Most information about radiological bombs is theoretical. Saddam Hussein reportedly experimented with them in the late 1980s, but nothing is known about those experiments.
But hints can be gleaned from other incidents. In 1987, outside the Brazilian town of Goiânia, scrap collectors scavenging an abandoned radiological clinic found a few grams of cesium 137 and chopped them into pieces. Of the 429 people exposed, four died and many got sick. Officials destroyed 85 contaminated houses and collected several tons of contaminated clothing and furniture. Incidents like these are used as talking points in tabletop exercises, which reportedly are taking place at every level of government, all the way to the White House.
The hot zone
The King County tabletop begins like this: "On Wednesday, March 20, at 8:15 a.m., a truck bomb explodes near the King County Courthouse at the intersection of 5th Avenue and James Street."
It takes three full days to assess the situation. It's determined that the bomb was made of two tons of ammonium nitrate and diesel fuel, and it dispersed a radioactive agent called iridium 192.
By the third day, an area within a six-block radius of the blast is evacuated. The casualty count: 237 known dead, 444 injured, 129 missing. Most of the dead were killed by the blast. Radiation kills more slowly.
Two major hospitals lie within the hot zone and have been evacuated, overloading the entire region's medical system. Both city and county governments have been disrupted and moved. Interstate 5 has been closed.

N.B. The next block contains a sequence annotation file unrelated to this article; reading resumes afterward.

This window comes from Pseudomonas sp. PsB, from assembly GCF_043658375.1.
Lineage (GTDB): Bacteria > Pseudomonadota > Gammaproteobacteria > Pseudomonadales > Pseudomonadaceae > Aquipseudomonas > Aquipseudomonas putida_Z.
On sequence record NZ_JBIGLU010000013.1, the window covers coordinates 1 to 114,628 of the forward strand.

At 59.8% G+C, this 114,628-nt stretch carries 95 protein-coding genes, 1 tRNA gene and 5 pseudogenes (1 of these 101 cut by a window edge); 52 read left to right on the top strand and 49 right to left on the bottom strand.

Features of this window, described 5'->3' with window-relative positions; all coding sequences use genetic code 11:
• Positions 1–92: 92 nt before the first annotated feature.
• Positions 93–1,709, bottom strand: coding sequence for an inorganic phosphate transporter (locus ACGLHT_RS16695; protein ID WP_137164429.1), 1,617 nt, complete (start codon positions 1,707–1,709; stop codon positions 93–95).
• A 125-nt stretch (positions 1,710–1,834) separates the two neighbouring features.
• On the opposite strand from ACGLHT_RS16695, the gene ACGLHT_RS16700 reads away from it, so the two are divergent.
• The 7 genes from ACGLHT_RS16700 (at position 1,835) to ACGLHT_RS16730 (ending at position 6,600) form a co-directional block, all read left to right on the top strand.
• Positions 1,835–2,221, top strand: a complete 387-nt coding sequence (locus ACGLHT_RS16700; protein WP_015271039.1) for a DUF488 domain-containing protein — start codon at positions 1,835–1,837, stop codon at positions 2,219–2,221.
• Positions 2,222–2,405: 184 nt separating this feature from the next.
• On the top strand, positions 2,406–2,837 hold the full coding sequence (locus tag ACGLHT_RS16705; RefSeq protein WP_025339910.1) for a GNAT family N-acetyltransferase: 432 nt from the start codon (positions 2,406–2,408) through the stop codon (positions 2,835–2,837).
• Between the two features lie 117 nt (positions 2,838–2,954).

"Any terrorist who pulls this off is going to win the first round," said Jim Mullen, Holdeman's counterpart at the city of Seattle.
It is the military's job to prevent such an attack. It is the job of emergency managers to figure out how to respond in the moments, hours and days after an attack.
Among the more emotional topics at the tabletop session was what to do with the dead still in the hot zone. Holdeman says the room split down the middle, with half advocating for retrieval, and the other half arguing to wait.
It's the nature of post-Sept. 11 America, Holdeman says, that emergency planners will be going down roads they have never gone down before, facing issues never faced. When they debrief from last week's training, Holdeman and his colleagues might have some answers for those hard questions.
It's one step on a long road.
Alex Tizon can be reached at 206-464-2216, or firstname.lastname@example.org.
What to do
If you learn that a nuclear or radiological (dirty bomb) detonation has occurred, don't panic. Tune a radio to your local emergency-broadcasting network and listen for instructions. Keep a battery-powered radio at hand.
Stay inside unless you've been instructed to evacuate. Close windows, turn off the ventilation system and stay toward the center of the building.
If you think you've been contaminated, change into clean clothes and place used clothing in a plastic bag. Take a shower with lukewarm water and plenty of soap.
If you were in or near the "hot zone," watch for symptoms of exposure, such as reddening of the skin, nausea and diarrhea. Seek medical help as soon as possible.
(Source: Washington Department of Health. The agency will be posting fact sheets on radiation and radiological bombs on its Web site: www.doh.wa.gov.